Will Lugar Kill the Democratic DREAM?

The DREAM Act never stood much of a chance in this lame-duck Congress. Now things look even worse: The bill’s staunchest champions are wavering, and the DREAM Act looks like it’s in the dustbin even before it’s hit the floor. Sen. Dick Lugar (R-Ind.)—a co-sponsor of many iterations of the DREAM Act—had for months been the lone Republican who’s vowed to support the bill, which would provide a pathway to legalization for young immigrants. Lugar’s support gave Democrats hope that other moderate Republicans might come on board, and his position helped convince outgoing Sen. Bob Bennett (R-Utah) to pledge support. But Politico reports that even Lugar is now reconsidering:

Support from Indiana Sen. Dick Lugar, who co-sponsored a version of the bill as recently as September, is now uncertain, with his spokesman saying the senator “doesn’t like the political games being played” and is exploring his options.

Sound familiar? It’s the same rationale that Sen. Lindsey Graham (R-S.C.) gave for dropping out of the climate-change negotiations with Democrats in the spring, when partisan polarization had reached a new high after the passage of health-care reform. Having once fashioned himself as a party-bucking maverick, Graham has largely refused to cross party lines to work with the Democrats since. In recent months, Lugar has stepped into that role, leaving liberals hopeful that Democrats might still have a GOP ally. If Lugar abandons DREAM, it will certainly dampen those hopes. And it could make even incremental reform on immigration far more difficult if DREAM fails with more “no” votes than ever before.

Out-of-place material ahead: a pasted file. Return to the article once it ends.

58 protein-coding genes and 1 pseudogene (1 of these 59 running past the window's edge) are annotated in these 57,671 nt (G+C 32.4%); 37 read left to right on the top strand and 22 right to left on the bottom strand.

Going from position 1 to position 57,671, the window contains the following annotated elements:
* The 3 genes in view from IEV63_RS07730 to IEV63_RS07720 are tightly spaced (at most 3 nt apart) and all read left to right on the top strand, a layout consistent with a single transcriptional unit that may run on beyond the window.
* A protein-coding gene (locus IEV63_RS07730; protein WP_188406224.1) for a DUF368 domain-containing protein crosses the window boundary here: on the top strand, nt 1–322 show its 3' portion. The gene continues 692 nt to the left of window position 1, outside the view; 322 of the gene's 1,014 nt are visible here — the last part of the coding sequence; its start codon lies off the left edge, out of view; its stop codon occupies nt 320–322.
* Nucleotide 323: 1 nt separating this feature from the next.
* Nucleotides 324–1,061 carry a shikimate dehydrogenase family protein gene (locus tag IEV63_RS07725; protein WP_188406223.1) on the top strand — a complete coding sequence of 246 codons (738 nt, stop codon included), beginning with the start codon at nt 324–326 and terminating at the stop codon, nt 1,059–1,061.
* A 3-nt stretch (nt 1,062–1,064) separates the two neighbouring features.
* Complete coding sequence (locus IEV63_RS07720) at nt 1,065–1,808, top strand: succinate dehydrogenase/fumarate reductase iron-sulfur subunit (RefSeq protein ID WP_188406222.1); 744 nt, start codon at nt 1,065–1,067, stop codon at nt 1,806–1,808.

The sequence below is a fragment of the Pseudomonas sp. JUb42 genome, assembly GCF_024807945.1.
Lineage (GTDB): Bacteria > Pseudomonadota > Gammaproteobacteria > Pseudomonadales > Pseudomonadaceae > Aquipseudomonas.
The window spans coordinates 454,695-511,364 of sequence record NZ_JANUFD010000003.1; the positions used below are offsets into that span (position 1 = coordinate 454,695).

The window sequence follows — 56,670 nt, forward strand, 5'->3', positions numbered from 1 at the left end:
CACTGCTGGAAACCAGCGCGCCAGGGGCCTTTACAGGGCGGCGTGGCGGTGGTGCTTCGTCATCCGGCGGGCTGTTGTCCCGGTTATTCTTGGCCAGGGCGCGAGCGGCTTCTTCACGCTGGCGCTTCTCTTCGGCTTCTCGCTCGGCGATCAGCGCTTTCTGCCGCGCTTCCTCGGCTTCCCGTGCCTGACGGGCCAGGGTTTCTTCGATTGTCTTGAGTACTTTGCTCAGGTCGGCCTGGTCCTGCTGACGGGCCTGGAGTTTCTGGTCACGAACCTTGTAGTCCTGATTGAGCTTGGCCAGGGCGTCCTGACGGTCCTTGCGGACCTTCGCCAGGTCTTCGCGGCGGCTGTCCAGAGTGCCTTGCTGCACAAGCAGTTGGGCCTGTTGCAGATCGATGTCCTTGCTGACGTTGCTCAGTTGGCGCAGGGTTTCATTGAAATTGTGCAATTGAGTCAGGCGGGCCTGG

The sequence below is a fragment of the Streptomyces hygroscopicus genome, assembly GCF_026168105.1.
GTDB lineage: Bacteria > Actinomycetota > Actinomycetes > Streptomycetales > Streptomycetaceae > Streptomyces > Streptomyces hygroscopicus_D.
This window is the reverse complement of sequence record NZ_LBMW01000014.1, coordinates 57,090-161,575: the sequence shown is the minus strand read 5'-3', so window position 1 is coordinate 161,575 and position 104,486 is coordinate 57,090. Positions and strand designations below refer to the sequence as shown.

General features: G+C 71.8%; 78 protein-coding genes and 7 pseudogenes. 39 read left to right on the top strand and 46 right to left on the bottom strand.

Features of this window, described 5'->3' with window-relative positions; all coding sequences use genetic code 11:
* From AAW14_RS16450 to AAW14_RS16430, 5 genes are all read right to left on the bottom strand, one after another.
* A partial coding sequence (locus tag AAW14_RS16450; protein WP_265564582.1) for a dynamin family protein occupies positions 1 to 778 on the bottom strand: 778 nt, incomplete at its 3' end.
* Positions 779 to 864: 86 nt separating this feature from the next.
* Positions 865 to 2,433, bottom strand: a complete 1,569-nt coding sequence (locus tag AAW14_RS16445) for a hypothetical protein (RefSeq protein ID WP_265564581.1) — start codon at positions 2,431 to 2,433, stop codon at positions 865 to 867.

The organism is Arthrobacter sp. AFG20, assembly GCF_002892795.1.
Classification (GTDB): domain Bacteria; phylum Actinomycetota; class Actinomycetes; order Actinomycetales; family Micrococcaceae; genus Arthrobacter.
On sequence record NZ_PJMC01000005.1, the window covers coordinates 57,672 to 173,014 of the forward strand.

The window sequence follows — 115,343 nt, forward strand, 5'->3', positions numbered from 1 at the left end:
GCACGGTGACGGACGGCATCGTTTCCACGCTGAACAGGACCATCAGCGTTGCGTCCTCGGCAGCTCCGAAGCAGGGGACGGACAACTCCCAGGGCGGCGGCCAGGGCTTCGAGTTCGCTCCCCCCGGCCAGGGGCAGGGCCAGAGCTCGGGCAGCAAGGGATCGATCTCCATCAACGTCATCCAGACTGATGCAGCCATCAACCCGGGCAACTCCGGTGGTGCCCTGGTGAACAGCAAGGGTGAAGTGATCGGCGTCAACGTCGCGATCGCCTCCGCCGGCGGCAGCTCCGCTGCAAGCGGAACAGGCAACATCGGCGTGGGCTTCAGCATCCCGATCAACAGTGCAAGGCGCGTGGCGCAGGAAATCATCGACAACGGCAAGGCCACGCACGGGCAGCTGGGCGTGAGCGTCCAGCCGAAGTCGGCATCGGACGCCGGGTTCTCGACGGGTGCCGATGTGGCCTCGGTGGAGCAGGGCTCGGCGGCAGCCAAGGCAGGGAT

That being said, Lugar could also be trying to perform political triage, saving up his capital to make a big push for the new START treaty, which has a significantly better chance of passing than the DREAM Act. The Republican was bullish about START’s passage on Sunday, but the treaty still needs more GOP support before it can pass. Lugar might not be willing to stir up the enmity of his Republican colleagues by defying his party on a separate bill that looks bound to fail anyway.


Mother Jones was founded as a nonprofit in 1976 because we knew corporations and the wealthy wouldn't fund the type of hard-hitting journalism we set out to do.

Today, reader support makes up about two-thirds of our budget, allows us to dig deep on stories that matter, and lets us keep our reporting free for everyone. If you value what you get from Mother Jones, please join us with a tax-deductible donation today so we can keep on doing the type of journalism 2019 demands.

We Recommend


Sign up for our newsletters

Subscribe and we'll send Mother Jones straight to your inbox.

Get our award-winning magazine

Save big on a full year of investigations, ideas, and insights.


Support our journalism

Help Mother Jones' reporters dig deep with a tax-deductible donation.


We have a new comment system! We are now using Coral, from Vox Media, for comments on all new articles. We'd love your feedback.